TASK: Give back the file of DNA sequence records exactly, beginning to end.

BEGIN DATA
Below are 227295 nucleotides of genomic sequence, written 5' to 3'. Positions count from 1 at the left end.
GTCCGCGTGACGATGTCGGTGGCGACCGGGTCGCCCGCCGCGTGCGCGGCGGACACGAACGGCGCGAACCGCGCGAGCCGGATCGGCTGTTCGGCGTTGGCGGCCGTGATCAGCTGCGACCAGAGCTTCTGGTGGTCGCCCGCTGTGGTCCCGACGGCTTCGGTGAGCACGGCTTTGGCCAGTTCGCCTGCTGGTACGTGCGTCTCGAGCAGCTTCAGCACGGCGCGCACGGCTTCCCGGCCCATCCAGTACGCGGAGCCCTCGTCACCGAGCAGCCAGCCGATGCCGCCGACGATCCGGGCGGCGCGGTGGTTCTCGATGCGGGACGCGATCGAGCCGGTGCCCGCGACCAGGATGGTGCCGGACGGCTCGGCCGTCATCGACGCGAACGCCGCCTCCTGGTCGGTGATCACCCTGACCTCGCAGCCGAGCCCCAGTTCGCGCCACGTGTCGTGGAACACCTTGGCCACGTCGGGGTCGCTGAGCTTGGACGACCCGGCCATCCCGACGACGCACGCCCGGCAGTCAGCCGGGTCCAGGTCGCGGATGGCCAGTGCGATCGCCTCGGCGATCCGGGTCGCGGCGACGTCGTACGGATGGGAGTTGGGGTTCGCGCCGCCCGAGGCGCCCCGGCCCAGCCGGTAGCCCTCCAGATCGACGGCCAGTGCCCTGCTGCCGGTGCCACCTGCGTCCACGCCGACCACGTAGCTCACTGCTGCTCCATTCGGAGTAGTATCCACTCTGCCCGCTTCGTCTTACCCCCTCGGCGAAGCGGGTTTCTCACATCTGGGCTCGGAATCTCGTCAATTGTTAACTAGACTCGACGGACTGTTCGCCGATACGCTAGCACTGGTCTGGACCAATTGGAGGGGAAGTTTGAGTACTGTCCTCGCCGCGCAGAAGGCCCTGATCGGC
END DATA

Below are 227295 nucleotides of genomic sequence, written 5' to 3'. Positions count from 1 at the left end.
GTCCGCGTGACGATGTCGGTGGCGACCGGGTCGCCCGCCGCGTGCGCGGCGGACACGAACGGCGCGAACCGCGCGAGCCGGATCGGCTGTTCGGCGTTGGCGGCCGTGATCAGCTGCGACCAGAGCTTCTGGTGGTCGCCCGCTGTGGTCCCGACGGCTTCGGTGAGCACGGCTTTGGCCAGTTCGCCTGCTGGTACGTGCGTCTCGAGCAGCTTCAGCACGGCGCGCACGGCTTCCCGGCCCATCCAGTACGCGGAGCCCTCGTCACCGAGCAGCCAGCCGATGCCGCCGACGATCCGGGCGGCGCGGTGGTTCTCGATGCGGGACGCGATCGAGCCGGTGCCCGCGACCAGGATGGTGCCGGACGGCTCGGCCGTCATCGACGCGAACGCCGCCTCCTGGTCGGTGATCACCCTGACCTCGCAGCCGAGCCCCAGTTCGCGCCACGTGTCGTGGAACACCTTGGCCACGTCGGGGTCGCTGAGCTTGGACGACCCGGCCATCCCGACGACGCACGCCCGGCAGTCAGCCGGGTCCAGGTCGCGGATGGCCAGTGCGATCGCCTCGGCGATCCGGGTCGCGGCGACGTCGTACGGATGGGAGTTGGGGTTCGCGCCGCCCGAGGCGCCCCGGCCCAGCCGGTAGCCCTCCAGATCGACGGCCAGTGCCCTGCTGCCGGTGCCACCTGCGTCCACGCCGACCACGTAGCTCACTGCTGCTCCATTCGGAGTAGTATCCACTCTGCCCGCTTCGTCTTACCCCCTCGGCGAAGCGGGTTTCTCACATCTGGGCTCGGAATCTCGTCAATTGTTAACTAGACTCGACGGACTGTTCGCCGATACGCTAGCACTGGTCTGGACCAATTGGAGGGGAAGTTTGAGTACTGTCCTCGCCGCGCAGAAGGCCCTGATCGGC